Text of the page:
Volume 4

Black Sabbath

Warner Brothers Records, 1972


REVIEW BY: Christopher Thelen


Something tells me that some Black Sabbath fans are gonna be pissed at me. I can hear them asking now: "Why have you kept choosing Sabbath albums from the Ozzy Osbourne days? Why is everything pre-1976?"

Simple answer: Random pull. When I walk the aisles of the Pierce Archives (where I'm taking a bath in the staff NCAA pool), I look for titles that I might not have listened to in some time. And honestly, it's been a long time since I pulled out my copy of Volume 4, the band's 1972 effort, for enjoyment.

And as much as I've crowed about albums like Paranoid and Sabbath Bloody Sabbath, this album ranks right up there as one of Black Sabbath's best. It is here that the experimentation can first be heard, and Tony Iommi's guitar playing really starts to shape up as one of hard rock/heavy metal's leading names. (Prior to this album, I had always thought that Iommi was more comfortable as a rhythm guitarist, but his leads do show some amazing maturity - maturity which wasn't there just two albums before on my_heart_sings_the_harmony_web_ad_alt_250 Paranoid.)

Volume 4 includes some all-time favorites in Black Sabbath's catalog. "Tomorrow's Dream" is a powerful statement from Iommi and crew, one which seems to feature a stronger rhythm backbone for bassist Geezer Butler and drummer Bill Ward and allows them to really shine. Osbourne's vocals are as strong as ever, especially seen on the ballad - yes, a ballad - "Changes". (I have no idea who is playing the piano on this track - the CD's liner notes are sketchy at best.)

But how far ahead of its time was this album? Put it this way - a few years ago, an alternative band (I think it was 1,000 Homo DJs with Trent Reznor singing) covered "Supernaut," and simply shredded my friggin' ears - incredible! Who woulda thunk it - alternative bands going to a heavy metal stalwart for inspiration? The original track is still as powerful as it was 26 years ago, and is one I still enjoy banging the ol' noggin to. Same thing goes for "Snowblind," a song which either warns of or glorifies cocaine, I still am undecided which.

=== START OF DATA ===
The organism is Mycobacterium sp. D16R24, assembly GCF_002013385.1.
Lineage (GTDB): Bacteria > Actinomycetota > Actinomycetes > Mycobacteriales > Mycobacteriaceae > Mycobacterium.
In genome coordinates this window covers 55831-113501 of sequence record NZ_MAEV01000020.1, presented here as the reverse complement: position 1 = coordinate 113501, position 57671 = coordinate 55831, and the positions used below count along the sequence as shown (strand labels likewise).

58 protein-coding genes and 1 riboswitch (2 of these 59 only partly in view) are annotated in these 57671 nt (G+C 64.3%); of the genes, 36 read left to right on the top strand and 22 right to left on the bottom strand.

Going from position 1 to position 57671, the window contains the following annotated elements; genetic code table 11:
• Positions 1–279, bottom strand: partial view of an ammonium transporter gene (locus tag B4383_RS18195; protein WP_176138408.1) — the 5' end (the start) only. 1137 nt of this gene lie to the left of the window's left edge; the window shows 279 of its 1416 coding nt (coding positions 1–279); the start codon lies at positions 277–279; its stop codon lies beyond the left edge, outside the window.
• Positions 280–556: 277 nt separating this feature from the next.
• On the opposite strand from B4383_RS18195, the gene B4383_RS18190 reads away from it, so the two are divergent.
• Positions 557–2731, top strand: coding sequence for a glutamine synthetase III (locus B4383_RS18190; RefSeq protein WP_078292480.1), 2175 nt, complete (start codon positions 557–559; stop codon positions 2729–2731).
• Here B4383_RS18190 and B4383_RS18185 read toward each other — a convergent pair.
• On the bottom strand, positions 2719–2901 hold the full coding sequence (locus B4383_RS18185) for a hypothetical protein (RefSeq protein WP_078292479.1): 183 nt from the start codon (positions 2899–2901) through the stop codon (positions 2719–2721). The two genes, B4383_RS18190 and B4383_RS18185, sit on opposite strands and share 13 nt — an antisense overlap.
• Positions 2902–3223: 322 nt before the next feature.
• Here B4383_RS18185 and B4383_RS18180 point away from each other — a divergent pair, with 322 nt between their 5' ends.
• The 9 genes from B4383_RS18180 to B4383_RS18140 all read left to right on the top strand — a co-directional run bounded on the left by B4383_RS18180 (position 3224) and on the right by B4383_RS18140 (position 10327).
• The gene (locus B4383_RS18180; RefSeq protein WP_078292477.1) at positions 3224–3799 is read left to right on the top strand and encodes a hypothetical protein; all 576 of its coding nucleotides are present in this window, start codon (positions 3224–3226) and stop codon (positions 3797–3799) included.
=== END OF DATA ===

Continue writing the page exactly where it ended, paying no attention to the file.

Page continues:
The experimentation goes past the ballad that "Changes" is - "FX" almost sounds like Iommi is hitting his pick against his SG's pickup while using a delay pedal. It's kind of cool, but is also a bit pointless. The acoustic guitar wonder "Laguna Sunrise" is further evidence of how good a guitar player Iommi really is.

Some tracks on Volume 4 have yet to be discovered for the gems they are, like the two-song set "Wheels Of Confusion / The Straightener". Iommi puts his band and guitar through quite a workout in just eight minutes, and is a nice slab of sonic meat just waiting to be devoured a la "Supernaut". (Trent, you willin' to put a techno spin on this one?)

Volume 4 is one Black Sabbath album that seems to have been forgotten in the shadow of the best-of set We Sold Our Souls For Rock 'N' Roll - damn shame, 'cause this is one that has been neglected for far too long. Part of the true glory days of Black Sabbath, this is an album that deserves getting a second chance from rock fans old and new.

Rating: A-

User Rating: A-



© 1998 Christopher Thelen and The Daily Vault. All rights reserved. Review or any portion may not be reproduced without written permission. Cover art is the intellectual property of Warner Brothers Records, and is used for informational purposes only.